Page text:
Monday, December 11, 2006

What if China or Canada Became 51st State?

We have about a $200 billion annual trade deficit with China for goods and services. American consumers and businesses buy about $275 billion of Chinese goods per year and the Chinese buy about $75 billion of goods from the U.S. There is a lot of angst, hand-wringing and concern about our overall trade deficit ($750 billion for 2006) with the rest of the world, and a lot of specific concern about our $200 billion trade deficit with China. Treasury Secretary Henry Paulson will visit China this week to discuss trade issues.

Think about this simple thought experiment, and for the moment ignore any of the cultural and political implications. Suppose that in 2007, China became the 51st state of the United States. In that case, the $200 billion trade deficit would suddenly disappear. If that is too hard to imagine, assume that Canada became the 51st state in the United States - our $75 billion annual trade deficit with Canada would immediately disappear.

How could the trade deficits with Canada or China be considered a concern or problem now, when those trade deficits would disappear if Canada or China were one of our states? If you're not convinced, when is the last time you heard any concern or hand-wringing about any trade imbalances or trade deficits between two states like Michigan and Arizona?

No doubt, Michigan exports a lot more merchandise (motor vehicles) to Arizona, than Michigan imports from Arizona, leading to a "trade imbalance" between those two states. Michigan probably has a trade surplus with Arizona, and Arizona has a trade deficit with Michigan. Who cares? Nobody. What difference does it make? None.

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3 Comments:

At 12/11/2006 1:21 PM, Anonymous Walt G. said...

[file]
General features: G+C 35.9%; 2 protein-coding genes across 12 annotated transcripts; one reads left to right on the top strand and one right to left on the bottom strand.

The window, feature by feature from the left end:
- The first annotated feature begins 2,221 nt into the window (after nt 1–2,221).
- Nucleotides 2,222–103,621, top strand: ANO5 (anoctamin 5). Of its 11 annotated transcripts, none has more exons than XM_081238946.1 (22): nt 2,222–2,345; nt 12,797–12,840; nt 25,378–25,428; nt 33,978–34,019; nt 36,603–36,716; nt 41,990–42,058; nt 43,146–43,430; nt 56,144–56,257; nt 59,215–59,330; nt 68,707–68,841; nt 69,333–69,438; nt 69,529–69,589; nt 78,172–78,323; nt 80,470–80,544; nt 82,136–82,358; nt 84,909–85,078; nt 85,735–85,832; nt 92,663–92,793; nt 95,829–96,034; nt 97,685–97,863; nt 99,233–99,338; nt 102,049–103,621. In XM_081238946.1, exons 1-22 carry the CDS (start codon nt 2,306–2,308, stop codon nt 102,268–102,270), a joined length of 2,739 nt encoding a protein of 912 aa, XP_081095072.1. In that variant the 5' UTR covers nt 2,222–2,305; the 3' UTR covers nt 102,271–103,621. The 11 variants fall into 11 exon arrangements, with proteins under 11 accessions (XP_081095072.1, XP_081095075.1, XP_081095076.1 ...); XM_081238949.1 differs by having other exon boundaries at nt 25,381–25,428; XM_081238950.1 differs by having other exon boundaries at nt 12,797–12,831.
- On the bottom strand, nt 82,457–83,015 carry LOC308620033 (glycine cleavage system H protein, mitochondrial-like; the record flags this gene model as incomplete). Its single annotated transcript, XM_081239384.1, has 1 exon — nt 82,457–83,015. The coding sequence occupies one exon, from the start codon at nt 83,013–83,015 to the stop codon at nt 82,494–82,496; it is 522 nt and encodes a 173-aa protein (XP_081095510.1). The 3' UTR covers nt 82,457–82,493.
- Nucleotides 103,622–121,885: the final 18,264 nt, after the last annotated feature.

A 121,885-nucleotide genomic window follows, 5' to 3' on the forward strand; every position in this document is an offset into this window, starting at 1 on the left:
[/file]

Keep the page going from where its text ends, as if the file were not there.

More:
How can you really ignore cultural and political implications. It doesn't matter how global the economy becomes we still self-identify as "Americans" and not earthlings.

Possibly if we evolve to a new world order with one leader for the whole planet we will think as one group of people. Maybe, we are in a global economy war right now and don't realize it.

After all, it took the Civil War for the United States' citizens to think of themselves as American instead of a Virginian.

Anyone have any thoughts about this?

 
At 12/11/2006 4:09 PM, Blogger Mark J. Perry said...

In that case, think of the time before Hawaii and Alaska were U.S. states, or think of any other states that were added during the 1800s. Before they became states, we had trade imbalances between them that disappeared after they became states - that is the main point. If trade imbalances between states don't matter, why should trade imbalances between countries matter? My opinion: they don't matter.

 
At 12/11/2006 8:01 PM, Anonymous Walt G. said...

I guess I am looking at it more like this:

If I have $200 and want my truck washed and pay my wife $20 to wash it, we still have $200 in our family and I have a clean truck However, if I pay the neighbor the $20 to wash my truck, I will have a clean truck, but my family only has $180 now.

Using the United States as the family, wouldn't it behoove us to spend the money in our family, the U.S., instead of giving the money to a neighboring country? That money would be circulating here and building our bridges, roads, paying our policeman, and supporting our schools.

I'm not sure I understand all the ramifications of globalization and free trade. But all things considered, such as price, quality, etc, I would choose to buy from friends and family (or the U.S.) if possible. Likewise, I hope they would choose to buy from me if I can supply them with a competitive product. Isn’t supporting one another how business works?

I know that I don’t have all the answers. Am I missing something here?

 

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